New research from a team led by Marshall University scientist W. Christopher Risher, Ph.D., reveals novel molecular insights into how multiple cell types drive the formation and maturation of brain circuits.
The brain is a highly complex organ that enables us to think, remember, move and perform simple to complicated tasks. These processes require the function of circuits in the brain made up of connections between cells called neurons. Neurons contact each other at sites known as synapses.
Risher, an assistant professor in the department of biomedical sciences at the Marshall University Joan C. Edwards School of Medicine, and the team studied synapses in the cerebral cortex, a brain region that controls sensory information processing and motor control. The study involved the use of mice that were missing the ?2?-1 receptor, which is necessary for how neurons respond to signals coming from non-neuronal cells called astrocytes. ?2?-1 is significant because it is also the receptor for the commonly prescribed pain medication, gabapentin. With ?2?-1 missing, cortical neurons made very few synapses with each other, showing that brain circuitry was highly impaired.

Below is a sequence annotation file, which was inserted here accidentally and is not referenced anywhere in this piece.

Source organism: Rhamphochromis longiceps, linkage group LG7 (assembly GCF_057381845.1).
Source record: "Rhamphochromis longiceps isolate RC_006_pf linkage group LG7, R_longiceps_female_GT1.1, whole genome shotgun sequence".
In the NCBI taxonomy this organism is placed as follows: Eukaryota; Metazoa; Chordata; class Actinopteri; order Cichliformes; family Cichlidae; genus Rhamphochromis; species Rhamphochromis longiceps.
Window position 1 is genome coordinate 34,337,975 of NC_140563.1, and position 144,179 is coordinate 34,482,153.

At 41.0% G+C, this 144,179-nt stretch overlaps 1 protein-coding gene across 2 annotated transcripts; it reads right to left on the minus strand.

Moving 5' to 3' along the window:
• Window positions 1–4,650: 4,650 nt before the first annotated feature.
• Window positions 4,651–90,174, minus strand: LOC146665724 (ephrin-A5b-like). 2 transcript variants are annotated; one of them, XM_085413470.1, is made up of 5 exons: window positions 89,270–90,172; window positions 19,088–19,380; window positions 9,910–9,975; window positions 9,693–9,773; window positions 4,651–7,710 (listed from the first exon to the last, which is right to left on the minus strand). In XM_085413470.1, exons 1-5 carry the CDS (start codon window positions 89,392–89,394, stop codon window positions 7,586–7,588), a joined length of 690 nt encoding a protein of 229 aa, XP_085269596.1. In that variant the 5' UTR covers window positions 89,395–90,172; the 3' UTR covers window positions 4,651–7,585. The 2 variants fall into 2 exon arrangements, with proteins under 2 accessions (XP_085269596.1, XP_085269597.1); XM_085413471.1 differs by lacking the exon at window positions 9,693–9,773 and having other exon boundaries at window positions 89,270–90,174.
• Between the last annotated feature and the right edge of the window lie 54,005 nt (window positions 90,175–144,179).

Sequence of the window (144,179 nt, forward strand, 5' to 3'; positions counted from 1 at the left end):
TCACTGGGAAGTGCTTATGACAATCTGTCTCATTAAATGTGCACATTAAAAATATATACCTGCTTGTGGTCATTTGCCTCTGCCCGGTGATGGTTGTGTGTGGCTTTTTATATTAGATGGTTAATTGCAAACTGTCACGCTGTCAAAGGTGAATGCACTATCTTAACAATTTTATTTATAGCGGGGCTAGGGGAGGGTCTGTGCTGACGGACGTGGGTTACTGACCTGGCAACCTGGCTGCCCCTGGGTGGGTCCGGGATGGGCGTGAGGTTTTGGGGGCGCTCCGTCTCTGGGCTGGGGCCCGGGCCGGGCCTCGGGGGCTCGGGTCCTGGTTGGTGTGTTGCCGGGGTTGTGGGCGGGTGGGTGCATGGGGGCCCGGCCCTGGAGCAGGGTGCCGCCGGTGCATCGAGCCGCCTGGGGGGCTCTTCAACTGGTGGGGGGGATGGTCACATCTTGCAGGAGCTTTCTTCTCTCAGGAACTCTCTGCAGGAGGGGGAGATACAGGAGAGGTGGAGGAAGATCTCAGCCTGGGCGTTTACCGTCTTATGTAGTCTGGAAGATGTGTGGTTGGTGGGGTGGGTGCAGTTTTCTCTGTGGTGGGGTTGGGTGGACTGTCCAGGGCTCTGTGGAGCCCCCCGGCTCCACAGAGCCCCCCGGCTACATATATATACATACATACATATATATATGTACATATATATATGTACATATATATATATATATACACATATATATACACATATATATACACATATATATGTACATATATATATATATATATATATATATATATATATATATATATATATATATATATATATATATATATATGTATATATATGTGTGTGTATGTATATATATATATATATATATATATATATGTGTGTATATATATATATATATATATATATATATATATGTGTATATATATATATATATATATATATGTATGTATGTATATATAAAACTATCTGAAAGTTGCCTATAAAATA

Using a technique called 3D electron microscopy, the authors determined that ?2?-1 was also required for proper synapse structure. Risher et al. further observed that ?2?-1 is able to promote synapse formation and growth through a well-known signaling molecule called Rac1, while promotion of ?2?-1 and/or Rac1 signaling is sufficient to restore brain connectivity.
The work by Risher et al. provides new insights into the development of impaired synaptic circuitry that exists in most psychiatric disorders, implicating astrocyte-to-neuron signaling as a major therapeutic target.
“Though this work is primarily basic cellular and molecular biology, there are a number of implications raised for neurological/neuropsychiatric disease, particularly autism and addiction,” Risher said. “These results indicate that astrocytes are critical for the formation of functional neuronal networks in a region of the brain that controls many higher-order functions. This signaling pathway can be inhibited by gabapentin, suggesting that synaptic dysfunction in conditions commonly treated by gabapentin, including seizure, neuropathic pain and addiction, is due to impairments in these cellular processes.”